Fine Art Images from the American Southwest

High Country, Clay Bells, and Duran, New Mexico.

Highway 64 passes through a most beautiful area of northern New Mexico. The road stretches from the Outer Banks, NC, and ends at Teec Nos Pos, Arizona, depending on your direction of travel. In the photo below, the highway passes through the coniferous forests and aspen groves near Hopewell Lake. Join me on a photo tour, and I’ll take you here in wide-open spaces in the high country.

Highway 64, New Mexico
Highway 64, near Hopewell Lake, NM

This ornament, hanging by our front door, broke recently, so I saved a few of the clay bells and photographed them. There’s always time for a quick still life in the studio.

Three Clay Bells
Three Clay Bells

The last image is one from the road in Duran, New Mexico, of the “Wm. Hindi Store, General Merchandise” where a tourist is always welcome… still. Back in 2009 and 2010, I was on the road frequently on assignment for NMSU documenting their agricultural extension campuses. It was a lot of fun and I thoroughly enjoyed the people and places I got to shoot. One trip took me to Corona, NM. I passed through Duran where I found this location. I still wonder about these once-thriving communities.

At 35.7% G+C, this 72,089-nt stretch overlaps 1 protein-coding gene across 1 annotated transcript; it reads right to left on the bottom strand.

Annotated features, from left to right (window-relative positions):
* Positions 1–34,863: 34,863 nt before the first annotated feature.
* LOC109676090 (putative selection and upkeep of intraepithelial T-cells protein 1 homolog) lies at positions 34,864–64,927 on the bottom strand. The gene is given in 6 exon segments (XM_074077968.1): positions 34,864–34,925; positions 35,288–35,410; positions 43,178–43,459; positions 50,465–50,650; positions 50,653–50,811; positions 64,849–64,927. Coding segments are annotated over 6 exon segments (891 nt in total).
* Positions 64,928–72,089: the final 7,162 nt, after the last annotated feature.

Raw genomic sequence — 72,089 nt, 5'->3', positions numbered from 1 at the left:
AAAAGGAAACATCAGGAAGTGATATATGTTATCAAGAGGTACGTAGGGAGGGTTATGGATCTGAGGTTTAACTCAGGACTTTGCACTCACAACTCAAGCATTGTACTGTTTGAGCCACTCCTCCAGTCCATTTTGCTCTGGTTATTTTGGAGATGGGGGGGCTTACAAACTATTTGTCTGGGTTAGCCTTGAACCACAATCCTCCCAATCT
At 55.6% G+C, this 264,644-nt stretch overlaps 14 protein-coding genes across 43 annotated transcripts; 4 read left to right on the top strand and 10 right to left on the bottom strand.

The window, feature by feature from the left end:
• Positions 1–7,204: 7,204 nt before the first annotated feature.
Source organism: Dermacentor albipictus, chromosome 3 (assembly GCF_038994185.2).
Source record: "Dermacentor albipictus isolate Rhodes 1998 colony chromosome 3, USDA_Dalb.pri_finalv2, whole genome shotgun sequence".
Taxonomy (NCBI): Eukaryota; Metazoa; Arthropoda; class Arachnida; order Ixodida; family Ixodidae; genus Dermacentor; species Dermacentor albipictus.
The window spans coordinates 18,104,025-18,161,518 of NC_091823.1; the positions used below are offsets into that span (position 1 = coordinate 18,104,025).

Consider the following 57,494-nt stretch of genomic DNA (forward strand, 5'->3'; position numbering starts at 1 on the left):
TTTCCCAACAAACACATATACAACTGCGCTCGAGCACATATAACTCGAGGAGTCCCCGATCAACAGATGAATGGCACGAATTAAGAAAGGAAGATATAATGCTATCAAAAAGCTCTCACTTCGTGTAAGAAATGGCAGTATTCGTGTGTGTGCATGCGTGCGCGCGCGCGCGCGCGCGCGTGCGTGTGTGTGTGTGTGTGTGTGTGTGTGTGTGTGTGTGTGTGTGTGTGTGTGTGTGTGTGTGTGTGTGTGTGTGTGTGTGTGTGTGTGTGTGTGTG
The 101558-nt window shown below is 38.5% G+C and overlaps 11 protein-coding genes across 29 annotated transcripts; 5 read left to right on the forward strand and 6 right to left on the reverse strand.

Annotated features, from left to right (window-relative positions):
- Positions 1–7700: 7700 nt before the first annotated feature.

William Hindi Store, Duran, NM
Wm. Hindi Store, General Merchandise, Duran, NM

As always. Thank you for looking, your comments and compliments. Have a great week! G

8 thoughts on “High Country, Clay Bells, and Duran, New Mexico.”

  1. My grandfather was mayor of Cimarron in the early ‘60s… he’s actually on the stage at the dedication ceremony of the Rio Grande Gorge Bridge in September 1965. His home in Cimarron was on US64 on the outskirts of the village toward Raton, right across from the lumber mill.
    When I was working in NC, I considered taking a leave of absence and traveling the length of US 64 from its origins on the OBX to the Navajo Reservation.
    Now I’m thinking about an extended leave of absence… as in no more full-time work and doing what I am supposed to be doing. A photo trip looking for the old US 64 would easily eat up several months and keep me entertained along the way.
    Thanks for the reminder.

    • That’s quite a memory and honor. I shall think of you every time I’m in Cimarron from now on.
      I learned about US 64 when I submitted images for a story on the road. I had no idea it was a close rival to US 66. I hope you get to go in search of your roots on route 64. Thanks. Gary. G


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